Every once in a while my thought processes wind up on a very twisted offramp. These are usually things that I think about late at night or when the power goes out.
Recently a good friend recommended a new flavor of potato chips called Miss Vickies Smokehouse Barbecue. I tried ‘em. Pretty good actually. But here’s where the lateral thinking got a bit wonky. I started wondering about Miss Vickie. Was she a real person or just some figment of imagination cooked up by a potato chip marketing guru? Google, here I come.
Turns out that Miss Vickies is owned by Frito-Lay. Aha, I thought to myself. There is no such person. It’s just a name created to catch my attention. However, a little more Google and voila, there really is a Miss Vickie. The recipe originated with Vickie and Bill Kerr at their potato farm in New Lowell, Ontario. The chips saw their debut at the 14th annual Alliston Potato Festival in 1987, gained quick popularity amongst festival go-ers and over the next few years the chips were produced and marketed from Pointe-Claire, Quebec until they were purchased by Frito-Lay in 1993.
It wasn’t a big leap from there to start wondering about other brand names. You can see how this almost turned into an all-nighter. I just had to know how far I could take this so I compiled a list.
REAL PERSON OR FIGMENT OF THE IMAGINATION?
(See how many of these you get correct. Answers at bottom of page)
Granny Smith Apples?
The Reuben Sandwich?
THERE IS A POINT TO THIS
In today’s world of instant worldwide communication, internet marketing gurus and global reach it is crucially important to make sure who you’re dealing with. When you’re approached with a great new product, idea or opportunity, please do your research first. Anything can be made to look real on the internet. As an entrepreneur its very easy to make snap decisions and many have lived to regret their decision. Here’s a good rule of thumb. The more pressure that someone puts on you to “start today before the opportunity is gone”, the more likely there’s a reason they want your money today.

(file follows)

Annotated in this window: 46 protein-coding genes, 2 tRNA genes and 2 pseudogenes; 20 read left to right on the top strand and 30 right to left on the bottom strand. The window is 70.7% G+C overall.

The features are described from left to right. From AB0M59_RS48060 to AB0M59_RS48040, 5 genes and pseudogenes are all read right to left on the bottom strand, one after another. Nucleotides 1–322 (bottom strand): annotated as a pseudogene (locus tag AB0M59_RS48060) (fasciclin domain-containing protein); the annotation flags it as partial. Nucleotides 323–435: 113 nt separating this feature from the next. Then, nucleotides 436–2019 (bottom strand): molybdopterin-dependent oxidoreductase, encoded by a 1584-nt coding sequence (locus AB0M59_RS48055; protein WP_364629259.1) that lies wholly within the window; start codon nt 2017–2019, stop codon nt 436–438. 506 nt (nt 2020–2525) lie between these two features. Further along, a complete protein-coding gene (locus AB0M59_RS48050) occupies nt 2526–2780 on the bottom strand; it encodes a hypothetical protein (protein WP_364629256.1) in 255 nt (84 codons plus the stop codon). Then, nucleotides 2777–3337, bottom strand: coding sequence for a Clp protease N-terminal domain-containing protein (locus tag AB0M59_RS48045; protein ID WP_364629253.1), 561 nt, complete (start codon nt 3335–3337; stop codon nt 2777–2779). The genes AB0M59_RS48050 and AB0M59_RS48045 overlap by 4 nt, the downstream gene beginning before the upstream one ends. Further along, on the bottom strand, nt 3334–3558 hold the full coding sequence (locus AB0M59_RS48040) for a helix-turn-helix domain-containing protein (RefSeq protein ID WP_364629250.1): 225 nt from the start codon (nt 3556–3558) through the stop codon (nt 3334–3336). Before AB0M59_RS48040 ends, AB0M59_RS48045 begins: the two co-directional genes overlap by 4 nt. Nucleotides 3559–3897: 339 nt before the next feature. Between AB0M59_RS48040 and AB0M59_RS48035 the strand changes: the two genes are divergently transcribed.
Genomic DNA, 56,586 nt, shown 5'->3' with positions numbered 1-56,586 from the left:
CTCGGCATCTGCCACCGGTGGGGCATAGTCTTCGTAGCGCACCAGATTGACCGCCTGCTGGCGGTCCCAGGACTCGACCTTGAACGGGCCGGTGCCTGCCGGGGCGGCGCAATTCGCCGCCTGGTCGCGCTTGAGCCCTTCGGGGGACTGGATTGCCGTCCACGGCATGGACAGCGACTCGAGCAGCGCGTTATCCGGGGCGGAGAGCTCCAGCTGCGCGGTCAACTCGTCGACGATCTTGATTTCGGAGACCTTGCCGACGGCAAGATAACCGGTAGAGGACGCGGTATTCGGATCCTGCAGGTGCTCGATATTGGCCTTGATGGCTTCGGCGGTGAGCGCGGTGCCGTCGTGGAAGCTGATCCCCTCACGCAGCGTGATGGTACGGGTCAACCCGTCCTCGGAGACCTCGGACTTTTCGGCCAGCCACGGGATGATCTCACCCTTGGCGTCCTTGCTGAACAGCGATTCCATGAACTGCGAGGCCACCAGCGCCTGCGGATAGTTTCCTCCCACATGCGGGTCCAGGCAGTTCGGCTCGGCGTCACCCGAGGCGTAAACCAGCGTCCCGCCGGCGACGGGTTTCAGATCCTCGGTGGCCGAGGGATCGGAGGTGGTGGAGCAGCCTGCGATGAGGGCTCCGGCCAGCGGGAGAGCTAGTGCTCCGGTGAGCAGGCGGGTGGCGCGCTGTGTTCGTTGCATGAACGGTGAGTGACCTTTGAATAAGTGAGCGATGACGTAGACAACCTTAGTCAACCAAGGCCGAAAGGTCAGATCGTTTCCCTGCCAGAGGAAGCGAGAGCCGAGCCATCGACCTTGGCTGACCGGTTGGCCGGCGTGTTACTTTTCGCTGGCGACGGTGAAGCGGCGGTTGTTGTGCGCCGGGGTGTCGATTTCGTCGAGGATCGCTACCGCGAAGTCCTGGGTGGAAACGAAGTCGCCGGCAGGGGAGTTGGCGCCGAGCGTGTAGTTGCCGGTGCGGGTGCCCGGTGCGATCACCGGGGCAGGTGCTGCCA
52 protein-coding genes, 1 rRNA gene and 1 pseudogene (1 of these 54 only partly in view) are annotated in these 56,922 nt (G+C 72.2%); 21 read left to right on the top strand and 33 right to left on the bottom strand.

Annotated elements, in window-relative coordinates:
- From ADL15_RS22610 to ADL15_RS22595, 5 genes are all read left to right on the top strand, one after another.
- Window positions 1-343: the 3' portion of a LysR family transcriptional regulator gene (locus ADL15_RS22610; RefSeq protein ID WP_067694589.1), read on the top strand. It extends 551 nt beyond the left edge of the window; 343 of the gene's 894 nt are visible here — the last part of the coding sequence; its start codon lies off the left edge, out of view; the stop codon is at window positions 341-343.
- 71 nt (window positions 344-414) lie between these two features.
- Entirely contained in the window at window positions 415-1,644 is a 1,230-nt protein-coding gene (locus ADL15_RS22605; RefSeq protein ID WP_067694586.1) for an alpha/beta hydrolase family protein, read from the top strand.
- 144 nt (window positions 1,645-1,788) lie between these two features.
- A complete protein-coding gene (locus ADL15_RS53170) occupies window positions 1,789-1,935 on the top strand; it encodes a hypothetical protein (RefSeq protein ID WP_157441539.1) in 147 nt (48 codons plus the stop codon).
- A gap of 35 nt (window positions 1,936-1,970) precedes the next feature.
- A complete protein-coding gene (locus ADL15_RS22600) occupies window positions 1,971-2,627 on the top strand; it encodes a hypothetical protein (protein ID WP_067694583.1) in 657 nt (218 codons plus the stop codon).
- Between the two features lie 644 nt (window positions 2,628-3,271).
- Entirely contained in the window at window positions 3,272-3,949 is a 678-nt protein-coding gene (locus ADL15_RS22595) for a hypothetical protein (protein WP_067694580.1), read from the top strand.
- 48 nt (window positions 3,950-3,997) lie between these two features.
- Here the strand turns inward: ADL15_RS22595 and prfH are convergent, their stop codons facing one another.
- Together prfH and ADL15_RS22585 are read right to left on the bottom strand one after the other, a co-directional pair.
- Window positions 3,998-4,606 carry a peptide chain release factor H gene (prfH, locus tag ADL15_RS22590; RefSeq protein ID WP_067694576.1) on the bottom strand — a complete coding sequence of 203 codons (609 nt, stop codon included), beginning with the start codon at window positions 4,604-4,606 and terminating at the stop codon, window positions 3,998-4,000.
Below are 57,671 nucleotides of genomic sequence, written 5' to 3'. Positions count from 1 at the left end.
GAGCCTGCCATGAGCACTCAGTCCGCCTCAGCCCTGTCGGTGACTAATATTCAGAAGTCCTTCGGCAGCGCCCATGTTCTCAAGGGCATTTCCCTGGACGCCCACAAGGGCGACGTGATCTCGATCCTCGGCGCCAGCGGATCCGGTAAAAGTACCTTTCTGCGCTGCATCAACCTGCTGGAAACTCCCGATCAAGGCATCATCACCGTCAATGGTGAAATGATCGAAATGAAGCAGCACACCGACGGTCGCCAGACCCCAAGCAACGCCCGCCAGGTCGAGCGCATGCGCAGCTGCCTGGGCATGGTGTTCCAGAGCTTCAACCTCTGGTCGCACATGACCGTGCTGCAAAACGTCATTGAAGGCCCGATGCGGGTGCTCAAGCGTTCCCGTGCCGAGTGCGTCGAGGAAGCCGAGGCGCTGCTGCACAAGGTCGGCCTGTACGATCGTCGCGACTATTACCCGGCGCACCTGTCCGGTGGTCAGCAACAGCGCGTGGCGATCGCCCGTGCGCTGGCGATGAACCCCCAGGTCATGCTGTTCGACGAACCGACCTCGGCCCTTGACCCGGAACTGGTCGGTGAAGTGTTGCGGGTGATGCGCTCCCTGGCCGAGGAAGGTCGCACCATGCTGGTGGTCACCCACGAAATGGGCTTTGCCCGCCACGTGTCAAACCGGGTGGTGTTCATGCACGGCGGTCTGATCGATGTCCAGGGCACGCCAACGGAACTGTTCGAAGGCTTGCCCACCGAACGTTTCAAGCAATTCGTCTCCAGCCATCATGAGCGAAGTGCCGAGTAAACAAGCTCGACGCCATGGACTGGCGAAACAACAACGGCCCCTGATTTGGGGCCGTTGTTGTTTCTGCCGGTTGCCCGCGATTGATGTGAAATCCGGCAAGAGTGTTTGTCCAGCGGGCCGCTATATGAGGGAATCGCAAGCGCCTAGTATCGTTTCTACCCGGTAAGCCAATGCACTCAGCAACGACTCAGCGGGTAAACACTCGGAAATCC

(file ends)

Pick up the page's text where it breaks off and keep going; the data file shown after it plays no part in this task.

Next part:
Be careful out there my friends. And if you’re looking for a great article on how to find a legitimate opportunity, you really should click this link and spend a few seconds reviewing an article called ‘How To Start A Home Business’. It’s safe. No sales pitches. I know because wrote it.
And as always, we end with something to think about. “Your initial instincts about investments and people are usually correct. We do a lot of due diligence in this business and most of the time it comes out where we started.” (Alan Patricof)
(Tell me how many you got correct in the comments section below)
Mrs. Fields? Real Person. Mrs. Fields Cookies was founded by Debbi Fields (b. 1956, Oakland, California)
Chef Boyardee? Made up. Chef Boyardee was a fictional creation whose name was taken from the given names of the company’s three founders: Boyd, Art, and Dennis.
Dr. Pepper? Figment of imagination. Charles Alderton, a young pharmacist working at Morrison’s Pharmacy in Waco, Texas is credited as the inventor.
Granny Smith Apples? Real Person. The Granny Smith originated in Australia in 1868. Mary Ann (Granny) Smith found the seedling (believed to be French Crab) growing in her garden where she had thrown out some apples.
Marie Callendar? Real person. The legacy of Marie Callender began in the early 1940s in Orange County, California, when Marie, an accomplished baker, first launched her legendary pie business delivering freshly baked pies to area restaurants.
Reuben Sandwich? Real Person. Most print evidence credits chef Reuben Kulakofsky from the Blackstone Hotel in Omaha, Nebraska. Sorry about that New York.
Duncan Hines? Fictitious, sort of. There was a real Duncan Hines, salesman, entrepreneur, author, critic and philanthropist. He did not, however, invent the cake mixes that bear his name.